So, a word of warning, and advice, to those Alabamians: Don't be alarmed that several new laws — yes, in a sense, more government — are taking effect today. This is not an occasion to rise up in arms of protest.
In fact, Alabamians should send state Rep. Lea Fite, D-Jacksonville, a collective thank you for his effort on behalf of Alabama women who suffer from breast or cervical cancer. A worthwhile new state law, which Fite sponsored and the state Legislature passed in April, will close a nasty loophole that denied Medicaid coverage to Alabama women who were diagnosed with cancer by their family doctor.
Under the old law, only Medicaid-eligible women who were diagnosed at county health centers were eligible for coverage. That was in inhumane way to help Alabamians in need. Coverage now will go to women diagnosed by providers for the National Breast and Cervical Cancer Early Detection Program or by private doctors identified by the state health department's early detection program.
In other words, approximately 250 Alabamians who have cancer and meet Medicaid-eligible guidelines will receive coverage each year.
Fite, the Associated Press reports, claims a letter from a member of the Steel Magnolias, a Calhoun County breast cancer support group, played a significant role in his sponsoring of this bill, as did his wife, Judy, a 20-year cancer survivor.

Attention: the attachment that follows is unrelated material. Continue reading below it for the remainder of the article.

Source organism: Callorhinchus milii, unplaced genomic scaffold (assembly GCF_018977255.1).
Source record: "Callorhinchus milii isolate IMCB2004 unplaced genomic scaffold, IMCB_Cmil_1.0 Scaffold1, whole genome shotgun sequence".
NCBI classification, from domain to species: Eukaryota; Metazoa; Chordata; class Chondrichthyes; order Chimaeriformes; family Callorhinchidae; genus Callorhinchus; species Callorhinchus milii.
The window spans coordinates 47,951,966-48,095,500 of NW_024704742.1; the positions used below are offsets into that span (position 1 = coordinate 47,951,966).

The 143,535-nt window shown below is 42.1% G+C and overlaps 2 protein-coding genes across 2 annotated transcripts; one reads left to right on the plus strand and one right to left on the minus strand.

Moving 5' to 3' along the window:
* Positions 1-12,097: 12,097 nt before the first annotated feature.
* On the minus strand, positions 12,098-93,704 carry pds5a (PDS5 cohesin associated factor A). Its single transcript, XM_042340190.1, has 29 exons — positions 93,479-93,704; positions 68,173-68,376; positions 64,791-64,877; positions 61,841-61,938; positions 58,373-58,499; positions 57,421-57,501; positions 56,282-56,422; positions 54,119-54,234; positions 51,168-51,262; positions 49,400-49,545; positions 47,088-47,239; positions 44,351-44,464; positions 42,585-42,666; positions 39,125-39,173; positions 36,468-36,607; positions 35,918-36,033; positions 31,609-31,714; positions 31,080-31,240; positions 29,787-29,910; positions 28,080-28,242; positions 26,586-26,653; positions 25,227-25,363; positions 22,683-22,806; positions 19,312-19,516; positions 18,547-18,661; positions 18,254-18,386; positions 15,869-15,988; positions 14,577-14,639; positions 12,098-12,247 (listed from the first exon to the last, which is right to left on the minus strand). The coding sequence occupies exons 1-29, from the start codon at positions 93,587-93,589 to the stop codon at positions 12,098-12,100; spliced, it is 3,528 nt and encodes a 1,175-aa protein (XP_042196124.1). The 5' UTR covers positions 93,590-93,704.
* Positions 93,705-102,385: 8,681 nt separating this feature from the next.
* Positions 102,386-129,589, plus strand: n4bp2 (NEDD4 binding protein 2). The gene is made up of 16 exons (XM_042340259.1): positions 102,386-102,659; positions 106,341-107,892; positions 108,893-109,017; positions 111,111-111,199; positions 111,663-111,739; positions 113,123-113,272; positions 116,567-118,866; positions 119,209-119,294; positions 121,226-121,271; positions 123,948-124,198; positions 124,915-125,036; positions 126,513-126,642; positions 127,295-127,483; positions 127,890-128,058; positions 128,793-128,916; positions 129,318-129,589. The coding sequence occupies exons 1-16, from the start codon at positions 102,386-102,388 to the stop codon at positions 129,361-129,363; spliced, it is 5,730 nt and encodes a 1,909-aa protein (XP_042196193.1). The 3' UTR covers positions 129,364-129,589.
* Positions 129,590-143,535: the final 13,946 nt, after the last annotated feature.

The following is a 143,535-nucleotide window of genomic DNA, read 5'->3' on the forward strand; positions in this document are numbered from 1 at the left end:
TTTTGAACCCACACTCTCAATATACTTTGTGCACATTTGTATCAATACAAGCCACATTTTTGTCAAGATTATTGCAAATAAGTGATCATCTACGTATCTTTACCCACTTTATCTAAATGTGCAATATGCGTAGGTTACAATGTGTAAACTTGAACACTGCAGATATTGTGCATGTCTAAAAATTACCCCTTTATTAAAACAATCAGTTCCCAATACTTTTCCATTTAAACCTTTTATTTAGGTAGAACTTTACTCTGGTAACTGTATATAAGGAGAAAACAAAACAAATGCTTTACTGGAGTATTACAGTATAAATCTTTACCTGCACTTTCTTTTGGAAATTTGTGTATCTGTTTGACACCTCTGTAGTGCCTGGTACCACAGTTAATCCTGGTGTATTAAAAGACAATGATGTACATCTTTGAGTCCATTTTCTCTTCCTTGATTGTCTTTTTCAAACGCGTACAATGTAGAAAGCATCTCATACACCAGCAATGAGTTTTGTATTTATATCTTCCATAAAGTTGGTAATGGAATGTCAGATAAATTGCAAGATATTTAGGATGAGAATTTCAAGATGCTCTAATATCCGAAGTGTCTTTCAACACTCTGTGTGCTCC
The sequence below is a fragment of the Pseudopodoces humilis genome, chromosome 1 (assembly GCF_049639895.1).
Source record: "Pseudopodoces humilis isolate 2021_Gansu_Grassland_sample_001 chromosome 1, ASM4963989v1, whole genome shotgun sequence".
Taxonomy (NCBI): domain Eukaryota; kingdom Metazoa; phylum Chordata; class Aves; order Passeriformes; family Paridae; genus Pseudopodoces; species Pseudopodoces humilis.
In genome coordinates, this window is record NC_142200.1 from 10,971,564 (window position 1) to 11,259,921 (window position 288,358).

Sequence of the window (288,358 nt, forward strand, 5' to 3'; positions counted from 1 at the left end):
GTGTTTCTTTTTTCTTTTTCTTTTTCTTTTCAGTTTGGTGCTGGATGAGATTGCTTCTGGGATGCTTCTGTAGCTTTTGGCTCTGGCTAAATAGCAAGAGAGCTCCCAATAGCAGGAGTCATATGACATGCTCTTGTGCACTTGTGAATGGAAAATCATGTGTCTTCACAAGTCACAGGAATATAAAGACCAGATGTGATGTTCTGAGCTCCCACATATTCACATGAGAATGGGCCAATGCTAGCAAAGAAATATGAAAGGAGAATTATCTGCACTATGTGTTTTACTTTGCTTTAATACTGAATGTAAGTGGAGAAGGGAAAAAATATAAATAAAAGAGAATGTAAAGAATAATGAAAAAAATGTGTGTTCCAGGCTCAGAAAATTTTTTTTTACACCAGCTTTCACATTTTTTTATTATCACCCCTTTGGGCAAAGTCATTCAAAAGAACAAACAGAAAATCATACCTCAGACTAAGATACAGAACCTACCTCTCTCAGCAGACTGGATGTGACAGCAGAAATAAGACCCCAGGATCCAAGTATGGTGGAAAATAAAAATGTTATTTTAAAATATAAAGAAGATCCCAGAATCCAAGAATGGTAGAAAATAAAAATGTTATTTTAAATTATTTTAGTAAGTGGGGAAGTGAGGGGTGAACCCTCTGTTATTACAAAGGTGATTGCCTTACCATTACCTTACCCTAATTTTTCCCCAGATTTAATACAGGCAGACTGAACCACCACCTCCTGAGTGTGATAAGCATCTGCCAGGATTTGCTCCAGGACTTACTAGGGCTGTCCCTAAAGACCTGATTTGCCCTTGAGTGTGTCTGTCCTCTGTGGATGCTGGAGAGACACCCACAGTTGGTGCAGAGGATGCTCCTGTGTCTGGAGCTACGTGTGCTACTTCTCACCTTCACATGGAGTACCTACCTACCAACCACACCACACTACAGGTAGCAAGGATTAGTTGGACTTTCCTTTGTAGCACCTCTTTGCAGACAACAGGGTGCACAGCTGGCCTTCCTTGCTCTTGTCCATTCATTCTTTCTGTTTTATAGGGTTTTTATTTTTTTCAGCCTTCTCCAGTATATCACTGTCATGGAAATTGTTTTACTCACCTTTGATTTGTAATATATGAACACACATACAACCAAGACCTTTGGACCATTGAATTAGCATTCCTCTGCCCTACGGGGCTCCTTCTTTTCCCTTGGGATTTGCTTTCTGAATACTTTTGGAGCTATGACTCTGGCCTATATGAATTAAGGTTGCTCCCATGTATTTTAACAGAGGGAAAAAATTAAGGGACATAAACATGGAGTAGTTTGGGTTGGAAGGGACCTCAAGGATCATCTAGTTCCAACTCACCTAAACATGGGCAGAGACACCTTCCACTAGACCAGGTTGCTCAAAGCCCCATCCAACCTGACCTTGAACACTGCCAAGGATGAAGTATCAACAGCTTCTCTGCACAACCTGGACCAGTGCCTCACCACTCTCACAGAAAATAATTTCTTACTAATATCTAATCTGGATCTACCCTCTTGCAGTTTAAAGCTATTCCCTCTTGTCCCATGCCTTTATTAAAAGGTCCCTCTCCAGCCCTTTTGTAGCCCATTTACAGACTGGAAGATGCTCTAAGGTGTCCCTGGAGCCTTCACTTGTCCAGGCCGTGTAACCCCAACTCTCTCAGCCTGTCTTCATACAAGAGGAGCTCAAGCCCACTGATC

Medicaid coverage isn't cost-free, as any good legislator will admit. So it's important to note the price tag of Fite's bill: $3.7 million a year, with a little more than $800,000 a year coming from state coffers. Washington will pick up the rest of the tab.
In a grander sense, Fite's bill represents an example of how state government should work. Goat Hill is often the site of needless posturing and legislative inactivity; sadly, there is much to dislike.
But when state government identifies a loophole that shouldn't exist, aggressively pushes for change and improves the lives of those in need, it's worth recognition and rare praise.
In this case, the Legislature did its job. New laws can be good laws, too.